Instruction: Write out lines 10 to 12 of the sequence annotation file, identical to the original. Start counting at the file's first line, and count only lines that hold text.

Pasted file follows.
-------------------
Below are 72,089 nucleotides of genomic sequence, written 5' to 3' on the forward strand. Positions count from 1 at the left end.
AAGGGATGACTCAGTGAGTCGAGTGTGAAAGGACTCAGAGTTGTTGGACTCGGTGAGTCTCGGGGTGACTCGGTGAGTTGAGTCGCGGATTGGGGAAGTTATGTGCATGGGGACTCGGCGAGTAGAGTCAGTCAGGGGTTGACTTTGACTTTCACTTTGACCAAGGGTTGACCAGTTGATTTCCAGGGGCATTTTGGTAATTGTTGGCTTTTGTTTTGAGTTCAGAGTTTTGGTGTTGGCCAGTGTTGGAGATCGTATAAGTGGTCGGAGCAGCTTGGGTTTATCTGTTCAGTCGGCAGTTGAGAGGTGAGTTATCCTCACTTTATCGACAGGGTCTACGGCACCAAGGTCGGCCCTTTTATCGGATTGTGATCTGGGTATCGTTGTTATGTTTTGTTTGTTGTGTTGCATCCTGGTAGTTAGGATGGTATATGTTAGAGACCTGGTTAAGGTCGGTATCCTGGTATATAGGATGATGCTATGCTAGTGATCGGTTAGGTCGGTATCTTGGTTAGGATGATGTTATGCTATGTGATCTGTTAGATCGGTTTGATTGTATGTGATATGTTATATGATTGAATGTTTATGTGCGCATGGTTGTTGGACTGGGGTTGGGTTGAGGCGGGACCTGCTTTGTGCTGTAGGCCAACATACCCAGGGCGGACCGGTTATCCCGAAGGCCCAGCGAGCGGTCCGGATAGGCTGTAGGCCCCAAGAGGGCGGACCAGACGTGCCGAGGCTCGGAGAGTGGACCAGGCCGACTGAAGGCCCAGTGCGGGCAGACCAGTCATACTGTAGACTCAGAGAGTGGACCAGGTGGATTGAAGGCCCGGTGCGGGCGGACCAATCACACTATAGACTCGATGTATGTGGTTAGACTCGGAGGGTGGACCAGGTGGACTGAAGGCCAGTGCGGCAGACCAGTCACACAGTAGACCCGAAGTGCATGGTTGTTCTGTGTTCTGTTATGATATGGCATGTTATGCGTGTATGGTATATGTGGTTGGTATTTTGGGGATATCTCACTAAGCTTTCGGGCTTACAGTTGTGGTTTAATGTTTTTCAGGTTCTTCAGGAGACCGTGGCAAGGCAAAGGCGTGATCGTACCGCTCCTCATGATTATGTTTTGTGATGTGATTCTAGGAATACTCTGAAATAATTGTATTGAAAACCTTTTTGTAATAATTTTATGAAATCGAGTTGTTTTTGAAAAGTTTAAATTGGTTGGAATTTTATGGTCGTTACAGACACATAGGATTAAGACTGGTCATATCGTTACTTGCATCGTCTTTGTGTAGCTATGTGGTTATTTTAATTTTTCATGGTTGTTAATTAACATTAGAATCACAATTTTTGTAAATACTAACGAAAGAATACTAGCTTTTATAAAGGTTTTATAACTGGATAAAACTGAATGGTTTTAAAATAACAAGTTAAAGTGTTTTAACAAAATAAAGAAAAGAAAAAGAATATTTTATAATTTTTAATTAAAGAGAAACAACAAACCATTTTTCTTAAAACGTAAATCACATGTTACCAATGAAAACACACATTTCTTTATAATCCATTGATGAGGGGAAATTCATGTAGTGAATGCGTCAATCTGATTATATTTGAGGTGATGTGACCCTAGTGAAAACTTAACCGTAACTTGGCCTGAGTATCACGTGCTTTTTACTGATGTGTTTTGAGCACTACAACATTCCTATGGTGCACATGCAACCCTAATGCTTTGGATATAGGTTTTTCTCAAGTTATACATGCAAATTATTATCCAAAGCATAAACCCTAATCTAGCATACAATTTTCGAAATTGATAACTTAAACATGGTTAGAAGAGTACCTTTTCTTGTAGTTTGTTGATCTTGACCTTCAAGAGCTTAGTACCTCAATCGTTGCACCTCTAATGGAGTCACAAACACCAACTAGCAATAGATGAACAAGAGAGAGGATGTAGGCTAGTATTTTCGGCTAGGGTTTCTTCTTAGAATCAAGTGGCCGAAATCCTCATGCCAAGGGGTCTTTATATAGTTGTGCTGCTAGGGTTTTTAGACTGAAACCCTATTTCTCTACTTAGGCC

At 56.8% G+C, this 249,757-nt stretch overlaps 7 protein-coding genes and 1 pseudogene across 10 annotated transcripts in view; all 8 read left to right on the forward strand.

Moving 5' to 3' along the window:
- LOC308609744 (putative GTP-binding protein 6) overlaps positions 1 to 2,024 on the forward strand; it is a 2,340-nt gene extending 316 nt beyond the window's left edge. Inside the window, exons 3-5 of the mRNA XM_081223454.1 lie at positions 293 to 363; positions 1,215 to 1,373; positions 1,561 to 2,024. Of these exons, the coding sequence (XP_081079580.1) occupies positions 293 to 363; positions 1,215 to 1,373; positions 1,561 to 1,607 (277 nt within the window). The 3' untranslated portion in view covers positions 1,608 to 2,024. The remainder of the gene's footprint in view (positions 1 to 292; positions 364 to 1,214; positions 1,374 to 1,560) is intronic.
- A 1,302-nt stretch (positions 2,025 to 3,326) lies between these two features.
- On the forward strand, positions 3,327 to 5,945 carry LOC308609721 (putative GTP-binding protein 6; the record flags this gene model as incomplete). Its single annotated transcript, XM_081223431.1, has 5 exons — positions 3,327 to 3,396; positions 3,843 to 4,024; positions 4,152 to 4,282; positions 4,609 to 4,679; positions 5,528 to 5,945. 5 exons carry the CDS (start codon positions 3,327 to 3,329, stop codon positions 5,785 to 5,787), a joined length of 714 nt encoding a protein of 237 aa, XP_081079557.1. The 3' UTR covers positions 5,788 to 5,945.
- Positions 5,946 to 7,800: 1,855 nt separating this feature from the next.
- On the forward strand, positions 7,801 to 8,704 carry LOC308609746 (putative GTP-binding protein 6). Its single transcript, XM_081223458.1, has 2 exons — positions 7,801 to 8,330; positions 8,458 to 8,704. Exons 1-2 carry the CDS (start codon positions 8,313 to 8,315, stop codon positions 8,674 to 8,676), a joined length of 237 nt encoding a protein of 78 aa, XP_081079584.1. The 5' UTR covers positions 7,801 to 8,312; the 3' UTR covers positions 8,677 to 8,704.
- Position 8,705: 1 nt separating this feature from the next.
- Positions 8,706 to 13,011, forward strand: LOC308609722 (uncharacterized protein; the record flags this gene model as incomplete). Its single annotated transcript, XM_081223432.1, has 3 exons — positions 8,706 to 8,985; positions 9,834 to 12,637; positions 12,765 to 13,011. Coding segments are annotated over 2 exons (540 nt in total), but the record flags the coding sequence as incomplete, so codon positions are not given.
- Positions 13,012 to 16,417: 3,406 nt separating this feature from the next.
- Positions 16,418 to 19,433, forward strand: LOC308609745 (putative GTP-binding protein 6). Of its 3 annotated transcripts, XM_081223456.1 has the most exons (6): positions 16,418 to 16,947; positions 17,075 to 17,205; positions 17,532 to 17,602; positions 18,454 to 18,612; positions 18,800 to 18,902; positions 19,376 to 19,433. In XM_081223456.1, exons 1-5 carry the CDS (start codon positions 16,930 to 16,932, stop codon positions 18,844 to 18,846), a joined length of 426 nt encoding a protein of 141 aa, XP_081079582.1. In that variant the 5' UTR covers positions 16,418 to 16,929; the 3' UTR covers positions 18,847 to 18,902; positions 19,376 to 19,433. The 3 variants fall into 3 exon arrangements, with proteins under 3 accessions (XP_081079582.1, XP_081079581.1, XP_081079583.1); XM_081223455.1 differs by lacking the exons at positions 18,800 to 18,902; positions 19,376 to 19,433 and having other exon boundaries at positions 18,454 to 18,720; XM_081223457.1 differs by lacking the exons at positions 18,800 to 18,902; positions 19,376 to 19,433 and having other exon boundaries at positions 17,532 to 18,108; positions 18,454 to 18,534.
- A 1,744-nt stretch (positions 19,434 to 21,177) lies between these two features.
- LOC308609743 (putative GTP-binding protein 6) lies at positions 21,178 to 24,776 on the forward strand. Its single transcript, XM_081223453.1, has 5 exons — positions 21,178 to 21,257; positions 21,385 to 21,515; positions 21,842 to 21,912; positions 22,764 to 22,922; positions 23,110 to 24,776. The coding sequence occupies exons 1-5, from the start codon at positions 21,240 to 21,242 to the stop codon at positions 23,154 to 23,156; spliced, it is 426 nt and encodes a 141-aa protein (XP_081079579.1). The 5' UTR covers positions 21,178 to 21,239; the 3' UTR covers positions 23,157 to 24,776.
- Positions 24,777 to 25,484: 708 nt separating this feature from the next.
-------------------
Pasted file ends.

- Position 8,705: 1 nt separating this feature from the next.
- Positions 8,706 to 13,011, forward strand: LOC308609722 (uncharacterized protein; the record flags this gene model as incomplete). Its single annotated transcript, XM_081223432.1, has 3 exons — positions 8,706 to 8,985; positions 9,834 to 12,637; positions 12,765 to 13,011. Coding segments are annotated over 2 exons (540 nt in total), but the record flags the coding sequence as incomplete, so codon positions are not given.
- Positions 13,012 to 16,417: 3,406 nt separating this feature from the next.